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Imagine reading a new book every week; Imagine getting your hands on a novel before it has even come out. Before it has hit the stands, pre-printing edition. Fresh and innovative voices floating around your head. You get to read a novel that no one else has read yet, and your opinion on it matters. That is the life of an editorial intern – glammed up of course. 

As an editorial intern, I read several manuscripts every week. Each manuscript is a book proposal from aspiring authors, established writers, or literary agents that are sent directly to the publishing house. The publisher or editor in chief then sends out select manuscripts within my area of interest for me to read and evaluate. Most of the manuscripts are fiction submission or short story fiction collections. I spend the first few days of my week reading the manuscript or manuscripts, just like a regular book lover. 

If I am loving the submission, I will finish the entire manuscript – a whole book within 3 days. If it is one that I am not connecting with or enjoying as much, I will read the first 100 pages. If you read 80-100 pages of a book and you're still not into it, odds are you won't ever be. That is a standard publishing fact. People who read the first 100 pages or 4 chapters of a book and don’t like it will put the book down, and never pick it back up again. Reading these submissions is my favorite part of this position. It would be incredible if a submission that I evaluated one day ended up on my bookshelf.

After I've read the first manuscript I will jot down some important notes and move onto the second one. When reading I am simply reading as a book lover, instead of with an editing mindset. These manuscripts are only perspective publications, so the editing process is not until a contract is signed.  Once I've finished my reading assignments for the week, I evaluate them.  

A manuscript evaluation is simple but can be time consuming. Each one has to include a summary of the work. A brief description of the piece, including the crucial details for the publisher to look over. Additionally, I will write about the audience I think would fit well with the piece. It is important to be specific and detailed, so the publisher knows whether or not this piece would work well for the house. For example, I can't just say young adults. I would instead say young adults who are interested in zombie stories with a romantic twist—this is just an example, and not a real manuscript I received.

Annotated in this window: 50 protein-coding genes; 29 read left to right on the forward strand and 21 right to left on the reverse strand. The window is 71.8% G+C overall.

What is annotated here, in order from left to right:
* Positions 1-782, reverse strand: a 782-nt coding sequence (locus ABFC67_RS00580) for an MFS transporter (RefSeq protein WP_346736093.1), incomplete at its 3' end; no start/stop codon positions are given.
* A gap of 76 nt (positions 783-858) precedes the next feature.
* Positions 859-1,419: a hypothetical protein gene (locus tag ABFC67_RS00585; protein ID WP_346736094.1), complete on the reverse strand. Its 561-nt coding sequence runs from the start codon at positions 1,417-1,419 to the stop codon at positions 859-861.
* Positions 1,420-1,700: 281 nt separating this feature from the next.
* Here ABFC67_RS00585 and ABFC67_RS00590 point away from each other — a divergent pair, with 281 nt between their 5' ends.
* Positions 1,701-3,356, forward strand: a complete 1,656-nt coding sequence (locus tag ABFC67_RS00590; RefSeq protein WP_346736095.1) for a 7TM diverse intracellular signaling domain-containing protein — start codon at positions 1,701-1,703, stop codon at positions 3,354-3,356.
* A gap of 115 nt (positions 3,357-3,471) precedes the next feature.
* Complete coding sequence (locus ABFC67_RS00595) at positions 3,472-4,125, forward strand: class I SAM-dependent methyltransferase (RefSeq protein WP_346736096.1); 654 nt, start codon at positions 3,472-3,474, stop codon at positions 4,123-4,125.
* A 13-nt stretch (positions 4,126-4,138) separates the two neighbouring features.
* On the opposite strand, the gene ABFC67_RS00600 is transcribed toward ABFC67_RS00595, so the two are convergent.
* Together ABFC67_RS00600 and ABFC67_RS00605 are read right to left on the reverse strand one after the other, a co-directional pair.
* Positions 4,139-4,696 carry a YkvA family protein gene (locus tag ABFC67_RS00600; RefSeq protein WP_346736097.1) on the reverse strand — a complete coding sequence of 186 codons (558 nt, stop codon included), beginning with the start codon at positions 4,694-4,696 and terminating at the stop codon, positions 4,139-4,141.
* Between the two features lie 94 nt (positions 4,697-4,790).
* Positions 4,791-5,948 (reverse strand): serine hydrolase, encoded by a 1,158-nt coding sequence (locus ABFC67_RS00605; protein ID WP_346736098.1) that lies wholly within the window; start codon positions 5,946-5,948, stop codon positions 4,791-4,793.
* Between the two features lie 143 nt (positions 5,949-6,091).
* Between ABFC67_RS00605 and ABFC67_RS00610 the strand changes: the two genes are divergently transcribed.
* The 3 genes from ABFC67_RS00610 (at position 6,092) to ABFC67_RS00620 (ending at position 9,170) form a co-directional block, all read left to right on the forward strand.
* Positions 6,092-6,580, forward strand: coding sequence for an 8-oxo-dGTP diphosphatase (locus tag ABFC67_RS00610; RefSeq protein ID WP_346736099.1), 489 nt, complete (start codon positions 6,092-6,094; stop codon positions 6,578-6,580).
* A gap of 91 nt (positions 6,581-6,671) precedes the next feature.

Next, I evaluate what works well within the piece. Think back to an entry level English or writing class, remember going around the class saying a pro about the essay you all read? That’s essentially this section, but much more detailed and precise. I have to focus on things that sell well for fiction novels, and specifically what the publishing house creates. Lastly, I get to include my personal opinion. The manuscript could've been fantastic writing and a perfect fit for the house, but I completely hated it. That is totally fine, and it happens frequently. Editors and editorial assistants are the voices of a publishing houses. The publisher often does not have time to read each manuscript that comes in, so they appreciate honest opinions of those who are at the front lines of the business.  

This internship is obviously heavily reading based, but there is a decent amount of writing involved too. Editorial interns assist with special projects that are happening within the publishing house, as well as create content posts. Of course, there is some editing involved too. Interns assist with copy editing and proofreading for e-books as well.  

On top of all of this, I meet with the Editor-in-Chief and Publisher of the house weekly. Our meetings last for about 45 minutes to discuss the manuscripts of the previous week, and the upcoming ones. We also discuss the process for the manuscripts that are passed on. Each week we also discuss how I am doing within the internship and my progress. 

Being an editorial intern is time consuming, but an absolutely amazing experience. You receive hands on experience, and a direct insight into the literary world. I am incredibly thankful for this opportunity, and I recommended that anyone remotely interested in publishing or editing reach out to local presses.  

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